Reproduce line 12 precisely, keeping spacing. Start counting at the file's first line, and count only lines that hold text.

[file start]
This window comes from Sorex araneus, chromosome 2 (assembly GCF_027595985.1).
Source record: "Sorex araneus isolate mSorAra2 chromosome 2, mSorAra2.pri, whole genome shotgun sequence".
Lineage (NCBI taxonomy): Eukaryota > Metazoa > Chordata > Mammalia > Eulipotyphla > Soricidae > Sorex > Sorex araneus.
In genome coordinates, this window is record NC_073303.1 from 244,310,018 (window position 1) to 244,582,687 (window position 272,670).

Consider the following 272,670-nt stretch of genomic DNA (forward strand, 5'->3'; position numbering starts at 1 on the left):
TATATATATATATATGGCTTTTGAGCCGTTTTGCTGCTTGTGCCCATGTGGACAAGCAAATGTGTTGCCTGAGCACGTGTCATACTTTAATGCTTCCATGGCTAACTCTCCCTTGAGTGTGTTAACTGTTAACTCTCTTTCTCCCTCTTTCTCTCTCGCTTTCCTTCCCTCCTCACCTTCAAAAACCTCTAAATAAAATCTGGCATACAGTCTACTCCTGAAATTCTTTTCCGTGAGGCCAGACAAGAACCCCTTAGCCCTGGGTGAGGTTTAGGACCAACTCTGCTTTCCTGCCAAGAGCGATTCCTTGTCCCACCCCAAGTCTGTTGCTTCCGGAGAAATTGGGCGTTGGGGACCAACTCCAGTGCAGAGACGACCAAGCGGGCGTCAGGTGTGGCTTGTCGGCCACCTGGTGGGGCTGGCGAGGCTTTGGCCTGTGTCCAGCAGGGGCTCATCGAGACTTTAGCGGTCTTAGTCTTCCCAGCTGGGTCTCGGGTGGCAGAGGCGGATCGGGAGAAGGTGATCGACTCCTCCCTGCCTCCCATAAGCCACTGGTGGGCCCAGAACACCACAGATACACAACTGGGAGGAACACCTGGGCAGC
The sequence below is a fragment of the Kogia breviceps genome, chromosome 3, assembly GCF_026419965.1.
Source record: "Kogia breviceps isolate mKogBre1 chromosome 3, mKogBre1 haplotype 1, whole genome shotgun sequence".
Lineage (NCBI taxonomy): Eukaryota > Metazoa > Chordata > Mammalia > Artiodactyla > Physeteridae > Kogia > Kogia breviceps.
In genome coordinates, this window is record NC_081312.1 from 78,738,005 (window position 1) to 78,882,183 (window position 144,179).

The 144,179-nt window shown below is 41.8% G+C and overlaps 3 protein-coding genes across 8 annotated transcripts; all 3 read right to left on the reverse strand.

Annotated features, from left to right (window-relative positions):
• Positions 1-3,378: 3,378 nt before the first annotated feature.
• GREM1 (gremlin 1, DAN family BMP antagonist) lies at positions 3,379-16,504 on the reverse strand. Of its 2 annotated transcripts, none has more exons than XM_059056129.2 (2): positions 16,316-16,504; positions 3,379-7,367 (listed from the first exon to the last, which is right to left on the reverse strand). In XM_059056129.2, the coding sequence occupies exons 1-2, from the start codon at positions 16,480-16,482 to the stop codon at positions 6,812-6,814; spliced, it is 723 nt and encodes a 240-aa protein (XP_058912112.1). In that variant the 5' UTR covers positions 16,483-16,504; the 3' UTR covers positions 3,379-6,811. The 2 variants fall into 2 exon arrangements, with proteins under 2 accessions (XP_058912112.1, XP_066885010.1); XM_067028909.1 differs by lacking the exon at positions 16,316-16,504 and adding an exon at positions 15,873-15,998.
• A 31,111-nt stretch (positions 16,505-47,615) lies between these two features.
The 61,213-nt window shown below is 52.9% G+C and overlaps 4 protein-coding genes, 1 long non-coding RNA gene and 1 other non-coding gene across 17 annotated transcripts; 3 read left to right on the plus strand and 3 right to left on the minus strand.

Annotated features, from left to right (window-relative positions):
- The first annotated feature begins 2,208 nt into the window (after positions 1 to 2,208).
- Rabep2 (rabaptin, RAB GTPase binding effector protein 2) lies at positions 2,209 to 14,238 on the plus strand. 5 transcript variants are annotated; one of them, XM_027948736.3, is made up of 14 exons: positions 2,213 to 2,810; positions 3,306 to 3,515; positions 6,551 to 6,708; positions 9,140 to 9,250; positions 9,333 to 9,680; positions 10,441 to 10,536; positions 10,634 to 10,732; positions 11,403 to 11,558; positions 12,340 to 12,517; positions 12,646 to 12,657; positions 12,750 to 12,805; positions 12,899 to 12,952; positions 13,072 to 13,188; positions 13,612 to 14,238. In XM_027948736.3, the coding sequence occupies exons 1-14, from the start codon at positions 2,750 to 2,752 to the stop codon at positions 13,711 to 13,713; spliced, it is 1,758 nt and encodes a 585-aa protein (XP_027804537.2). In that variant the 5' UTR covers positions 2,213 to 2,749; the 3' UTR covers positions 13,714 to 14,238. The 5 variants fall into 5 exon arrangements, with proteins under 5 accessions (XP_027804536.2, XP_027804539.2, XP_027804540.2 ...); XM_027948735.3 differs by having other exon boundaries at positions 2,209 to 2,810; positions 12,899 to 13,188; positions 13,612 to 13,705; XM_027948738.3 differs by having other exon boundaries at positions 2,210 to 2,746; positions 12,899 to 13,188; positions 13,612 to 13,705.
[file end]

Annotated features, from left to right (window-relative positions):